MP focusing on rural communities
When contacted about Mamoral’s woes Tabaquite MP Suruj Rambachan said it would take approximately $300 million to fix his constituency. He admitted he was keenly aware of the need for water and infrastructure in Mamoral and other sections in his constituency which he shares with La Horquetta/Talparo MP Jairam Seemungal. Rambachan said he visited Mamoral about two weeks ago. “Both of us (Seemungal) have plans to fix the communities systematically.”
On the plight of families needing proper homes, he said. “They don’t have entitlements to the grants. The families who need grants might be squatters who have not been regularised.” Commenting on the dire need for a constant supply of water, he said, “There are areas that have not had water for 70 years. It is an ongoing project. There is a school around Brasso Venado area that needs water. We are enquiring from WASA. We don’t want to dig up the roads and not have lines.” He admitted Mamoral was a “complex situation.” “I can’t fix all areas at the same time. We (Seemungal) had a discussion. We are focusing on rural communities. We are trying to develop the agricultural access roads. We are prepared to help the farmers since it is an agricultural community.” During a previous visit, Rambachan said he met with residents from about four or five villages. “We talked about developing a playground and the agricultural roads. It is an agricultural community.”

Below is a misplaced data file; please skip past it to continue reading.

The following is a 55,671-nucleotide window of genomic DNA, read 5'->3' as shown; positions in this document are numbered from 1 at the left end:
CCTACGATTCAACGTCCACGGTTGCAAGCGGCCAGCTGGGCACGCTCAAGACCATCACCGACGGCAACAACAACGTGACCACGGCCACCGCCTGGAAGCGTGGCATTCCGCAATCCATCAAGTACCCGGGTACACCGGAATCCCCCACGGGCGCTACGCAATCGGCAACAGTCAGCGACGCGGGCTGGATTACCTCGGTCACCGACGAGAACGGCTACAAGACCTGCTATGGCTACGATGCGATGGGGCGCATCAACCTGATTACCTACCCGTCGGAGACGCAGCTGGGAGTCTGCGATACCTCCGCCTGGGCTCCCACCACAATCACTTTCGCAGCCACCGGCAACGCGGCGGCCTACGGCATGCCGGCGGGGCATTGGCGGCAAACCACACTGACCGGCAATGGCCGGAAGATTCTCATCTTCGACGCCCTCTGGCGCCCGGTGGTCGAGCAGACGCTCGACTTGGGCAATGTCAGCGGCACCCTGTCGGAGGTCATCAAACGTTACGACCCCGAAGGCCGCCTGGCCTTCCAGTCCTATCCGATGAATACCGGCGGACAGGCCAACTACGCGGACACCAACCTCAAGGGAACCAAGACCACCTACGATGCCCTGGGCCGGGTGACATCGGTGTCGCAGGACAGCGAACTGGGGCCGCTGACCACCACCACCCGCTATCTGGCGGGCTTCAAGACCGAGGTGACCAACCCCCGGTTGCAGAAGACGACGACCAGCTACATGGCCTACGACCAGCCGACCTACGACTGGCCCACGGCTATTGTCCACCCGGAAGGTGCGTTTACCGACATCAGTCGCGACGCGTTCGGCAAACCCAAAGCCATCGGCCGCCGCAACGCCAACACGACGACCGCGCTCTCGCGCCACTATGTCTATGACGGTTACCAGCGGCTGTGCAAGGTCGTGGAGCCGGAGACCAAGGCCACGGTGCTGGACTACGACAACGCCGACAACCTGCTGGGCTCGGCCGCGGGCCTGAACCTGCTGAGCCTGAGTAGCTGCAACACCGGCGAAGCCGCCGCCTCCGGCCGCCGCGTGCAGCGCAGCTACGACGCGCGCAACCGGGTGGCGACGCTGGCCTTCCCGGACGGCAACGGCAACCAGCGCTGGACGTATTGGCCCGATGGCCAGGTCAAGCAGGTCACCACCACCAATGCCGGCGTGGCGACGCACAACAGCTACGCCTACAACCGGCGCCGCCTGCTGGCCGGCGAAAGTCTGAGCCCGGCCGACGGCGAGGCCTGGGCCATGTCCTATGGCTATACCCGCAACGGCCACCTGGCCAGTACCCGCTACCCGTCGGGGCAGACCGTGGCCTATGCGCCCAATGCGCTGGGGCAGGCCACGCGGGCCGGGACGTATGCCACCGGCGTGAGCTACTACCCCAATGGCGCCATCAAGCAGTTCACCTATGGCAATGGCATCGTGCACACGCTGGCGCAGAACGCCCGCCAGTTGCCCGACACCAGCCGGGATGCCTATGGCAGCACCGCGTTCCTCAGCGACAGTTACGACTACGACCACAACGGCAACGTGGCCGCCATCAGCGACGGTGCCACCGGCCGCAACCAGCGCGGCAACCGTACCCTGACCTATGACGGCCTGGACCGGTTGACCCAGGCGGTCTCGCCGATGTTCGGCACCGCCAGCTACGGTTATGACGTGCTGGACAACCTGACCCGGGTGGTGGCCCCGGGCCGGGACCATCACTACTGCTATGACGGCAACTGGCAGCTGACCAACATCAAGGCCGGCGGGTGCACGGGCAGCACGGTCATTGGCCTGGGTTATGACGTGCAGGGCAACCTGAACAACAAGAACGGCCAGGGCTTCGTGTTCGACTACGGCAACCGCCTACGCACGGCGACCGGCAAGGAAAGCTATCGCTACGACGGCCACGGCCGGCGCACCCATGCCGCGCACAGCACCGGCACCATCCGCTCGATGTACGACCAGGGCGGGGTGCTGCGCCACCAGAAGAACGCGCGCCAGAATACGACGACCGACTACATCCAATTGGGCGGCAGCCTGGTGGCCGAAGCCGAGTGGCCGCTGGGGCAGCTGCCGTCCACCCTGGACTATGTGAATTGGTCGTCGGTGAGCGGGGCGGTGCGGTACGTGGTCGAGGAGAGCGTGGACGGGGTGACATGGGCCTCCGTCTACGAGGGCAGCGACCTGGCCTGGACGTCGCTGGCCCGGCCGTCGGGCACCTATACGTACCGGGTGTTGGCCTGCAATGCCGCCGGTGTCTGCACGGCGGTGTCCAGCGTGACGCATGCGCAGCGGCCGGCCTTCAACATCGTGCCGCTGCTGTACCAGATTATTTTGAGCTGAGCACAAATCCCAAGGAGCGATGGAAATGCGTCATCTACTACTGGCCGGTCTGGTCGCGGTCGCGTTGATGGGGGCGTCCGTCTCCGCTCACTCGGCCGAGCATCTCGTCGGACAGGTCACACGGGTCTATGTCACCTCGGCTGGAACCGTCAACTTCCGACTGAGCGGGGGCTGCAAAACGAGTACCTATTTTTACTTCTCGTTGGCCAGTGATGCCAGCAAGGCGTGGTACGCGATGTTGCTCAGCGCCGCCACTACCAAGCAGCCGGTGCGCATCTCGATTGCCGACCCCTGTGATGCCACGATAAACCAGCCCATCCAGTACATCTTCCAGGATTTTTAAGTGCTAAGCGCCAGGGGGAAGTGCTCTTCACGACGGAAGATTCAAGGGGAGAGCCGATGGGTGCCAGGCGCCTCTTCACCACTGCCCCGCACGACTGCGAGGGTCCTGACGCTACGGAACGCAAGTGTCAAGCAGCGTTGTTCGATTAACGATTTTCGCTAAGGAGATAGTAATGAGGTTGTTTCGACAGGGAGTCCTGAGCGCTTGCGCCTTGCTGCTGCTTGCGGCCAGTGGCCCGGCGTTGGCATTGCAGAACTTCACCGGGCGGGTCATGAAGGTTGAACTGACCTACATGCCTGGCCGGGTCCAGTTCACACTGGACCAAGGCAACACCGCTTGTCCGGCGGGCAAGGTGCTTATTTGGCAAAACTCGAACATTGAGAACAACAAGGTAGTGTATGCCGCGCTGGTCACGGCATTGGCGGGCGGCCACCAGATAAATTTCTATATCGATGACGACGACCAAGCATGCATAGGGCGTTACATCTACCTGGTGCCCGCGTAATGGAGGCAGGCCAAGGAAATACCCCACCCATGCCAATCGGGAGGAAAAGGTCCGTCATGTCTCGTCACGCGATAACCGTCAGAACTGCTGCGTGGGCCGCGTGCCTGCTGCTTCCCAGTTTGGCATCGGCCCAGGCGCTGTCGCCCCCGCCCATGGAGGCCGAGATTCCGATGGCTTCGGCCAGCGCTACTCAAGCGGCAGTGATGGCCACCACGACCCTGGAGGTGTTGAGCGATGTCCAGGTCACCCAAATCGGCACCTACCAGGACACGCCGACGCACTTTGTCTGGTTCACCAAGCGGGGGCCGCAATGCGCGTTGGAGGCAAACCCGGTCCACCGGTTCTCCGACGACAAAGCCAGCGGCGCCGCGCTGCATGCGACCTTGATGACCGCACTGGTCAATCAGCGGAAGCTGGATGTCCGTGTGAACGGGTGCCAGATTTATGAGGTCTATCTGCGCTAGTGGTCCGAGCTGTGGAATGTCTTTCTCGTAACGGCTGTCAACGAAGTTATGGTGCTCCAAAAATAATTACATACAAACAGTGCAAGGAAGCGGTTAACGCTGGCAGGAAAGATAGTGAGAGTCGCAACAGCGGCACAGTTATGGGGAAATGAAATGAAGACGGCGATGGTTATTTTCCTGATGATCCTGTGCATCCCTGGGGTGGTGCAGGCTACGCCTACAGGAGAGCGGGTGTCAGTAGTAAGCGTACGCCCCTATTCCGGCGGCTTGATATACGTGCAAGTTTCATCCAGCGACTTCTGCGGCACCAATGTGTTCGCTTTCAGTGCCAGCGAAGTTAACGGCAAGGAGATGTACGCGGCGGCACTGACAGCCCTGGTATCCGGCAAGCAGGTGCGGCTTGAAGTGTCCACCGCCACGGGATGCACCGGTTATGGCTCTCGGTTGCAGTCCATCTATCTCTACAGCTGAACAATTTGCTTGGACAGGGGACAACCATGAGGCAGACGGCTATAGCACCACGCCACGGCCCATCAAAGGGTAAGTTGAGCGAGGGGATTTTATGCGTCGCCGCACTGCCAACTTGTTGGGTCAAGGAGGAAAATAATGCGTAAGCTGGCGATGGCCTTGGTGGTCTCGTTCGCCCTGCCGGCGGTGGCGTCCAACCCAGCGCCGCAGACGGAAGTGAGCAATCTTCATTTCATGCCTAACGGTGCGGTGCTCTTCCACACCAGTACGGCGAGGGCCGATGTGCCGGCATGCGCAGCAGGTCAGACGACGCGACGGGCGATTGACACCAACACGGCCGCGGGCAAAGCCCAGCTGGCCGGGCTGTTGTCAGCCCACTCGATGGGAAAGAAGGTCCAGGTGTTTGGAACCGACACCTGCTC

He also felt residents should exercise some measure of responsibility. “I told them where I could see them to better understand their needs and adopt a planning programme, but few residents came.” He said he was aware of the need to improve infrastructure. Rambachan said, “I have three roads and traces that do not have pipe borne water. I have some big projects. I spent over $20 million to complete roads which were done in Caratal and other major roads in the Forres Park area. The minister said it was not possible to fix roads until you have installed the water. There is also a big problem with landslips, he agreed. “Over 40 houses have fallen down. Three months ago, I had to relocate some families. We have to think about Forres Park and Caratal. For 40 years, they have never had roads.” Apart from roads, he said he was looking at schools. “I have put in two brand new buildings. I am concentrating on sports. I have lit up seven grounds. I am into the phase of paving pavilions on five grounds. I am aware Mamoral has no sporting ground.” He heard the cries of Mamoral residents for a community centre. Instead, he offered to build them an activity centre. He said, “A lot of the students don’t have proper places to study. I told them I would put in computers and teachers who could help with their homework. They could also use it to conduct some classes for people in Mamoral.”